Was there ever a thought when you were making this album that you might lose a lot of your original Byrds audience?
RM: No, we just loved the music so much we wanted to do it. I even went to Nudie’s [Rodeo Tailors clothing shop] and got some country stuff and I bought a Cadillac Eldorado like Nudie had. I’d drive around L.A. listening to country radio like Porter Wagoner and Dolly Parton and Jerry Lee Lewis, who was doing country at that time. I used to listen to Flatt and Scruggs, all the country guys.
What were the sessions in Nashville like?
RM: They were wonderful because we were dealing with the A-team, like the Wrecking Crew kind of guys, and they were happy to be playing with us because we had a more relaxed approach to recording. They’re kind of formal, with lead sheets and all that. We were just kind of wild, doing it by ear.
CH: John Hartford was really an asset too. He could play fiddle and banjo and he was such a good guy and a good player. We had [Roy] Junior Huskey on bass and of course Lloyd Green, a wonderful steel player, and still a good friend of mine. And then we finished it up in L.A. with Clarence White, and Jay Dee Maness [also on pedal steel] on a few things. But we had a great time recording, a lot of fun. Gary Usher was one of the better producers we ever used in the Byrds, a really good guy.
RM: It was a dream to record. It was one or two takes and we had it, and we took it back to L.A. and sweetened it up with some other guys.
How was the cover material put together? You had everything from Merle Haggard and the Louvin Brothers to Woody Guthrie, of course Dylan, and then there’s a William Bell song.
RM: We just chipped in things that we liked. Gram was responsible for the Merle Haggard and George Jones stuff and the Louvin Brothers. [Guthrie’s] “Pretty Boy Floyd” came from my folk background. Chris had “Blue Canadian Rockies.” I guess he’d seen Gene Autry doing it.
CH: I think “You Don’t Miss Your Water,” Gram brought in. But I also think Taj Mahal had cut that. It’s a great tune. Gram had a great ear for R&B ballads and putting them together into more of a country presentation. “Blue Canadian Rockies,” I heard that somewhere. It was from a Gene Autry movie. It was a Cindy Walker song. She wrote that in Nashville—great songwriter. I can’t wait to tackle that one again. I always loved that song in its simplicity and beauty.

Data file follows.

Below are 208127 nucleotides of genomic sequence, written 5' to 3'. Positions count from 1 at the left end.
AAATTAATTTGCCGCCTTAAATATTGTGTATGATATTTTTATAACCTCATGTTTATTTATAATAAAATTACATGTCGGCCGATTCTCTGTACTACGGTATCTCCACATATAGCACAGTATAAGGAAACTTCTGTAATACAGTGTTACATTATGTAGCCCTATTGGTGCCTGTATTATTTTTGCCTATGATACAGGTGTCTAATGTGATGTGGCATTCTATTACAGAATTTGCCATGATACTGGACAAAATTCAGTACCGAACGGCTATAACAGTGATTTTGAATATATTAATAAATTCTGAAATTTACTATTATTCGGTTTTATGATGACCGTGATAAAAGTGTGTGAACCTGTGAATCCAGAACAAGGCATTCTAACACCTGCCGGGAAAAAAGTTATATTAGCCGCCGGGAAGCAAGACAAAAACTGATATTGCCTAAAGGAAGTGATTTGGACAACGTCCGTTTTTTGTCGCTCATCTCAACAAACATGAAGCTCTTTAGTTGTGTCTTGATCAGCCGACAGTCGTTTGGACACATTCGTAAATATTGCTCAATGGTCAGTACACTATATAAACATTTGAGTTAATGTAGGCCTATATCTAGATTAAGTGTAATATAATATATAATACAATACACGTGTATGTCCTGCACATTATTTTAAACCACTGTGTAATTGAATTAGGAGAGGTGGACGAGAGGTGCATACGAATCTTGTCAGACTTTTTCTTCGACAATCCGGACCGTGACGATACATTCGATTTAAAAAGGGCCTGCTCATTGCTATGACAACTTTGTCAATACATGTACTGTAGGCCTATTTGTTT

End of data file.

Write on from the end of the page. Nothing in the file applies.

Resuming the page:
What did Columbia Records say when you handed them the tapes? Were they OK with the country direction?
RM: Columbia Records was very lenient. They never really tried to get us to go in any direction. We’d had some success with them and they didn’t really know what we were doing. “Let them go and do what they want.” I don’t remember being called in on it, like, “What did you guys do? Why isn’t this selling?”
Since you brought that up, the album wasn’t quite as big a hit as the earlier albums were. Was that a surprise to you guys?
CH: I don’t think so. I don’t think we ever approached anything, nor does any group go, “This is going to be great.” Of course, you’re going to be excited about it. I didn’t really know what to expect; it was so out of left field. It wasn’t a big-seller but it left an incredible legacy, and I really think it did open up the gates for all these country type things to come along: Burrito Brothers, Poco, Dillard and Clark. Rick Nelson was doing stuff before us, with the Stone Canyon Band.
Sweetheart is often credited as the first real country-rock album. Would you agree with that assessment of it?
RM: Well, there was [Parsons’] International Submarine Band, but it didn’t really catch on. Technically, there was country-rock before that, and even Ringo Starr did Buck Owens’ “Act Naturally,” which was kind of country rock. That was the thing that told me to write “Mr. Spaceman” in 2/4 time, because if the Beatles can get away with the 2/4 time then the Byrds could. But we were doing country as far back as “Satisfied Mind” on Turn! Turn! Turn! And some of the stuff Chris came up with was very country-ish.
What worked on Sweetheart and what didn’t work?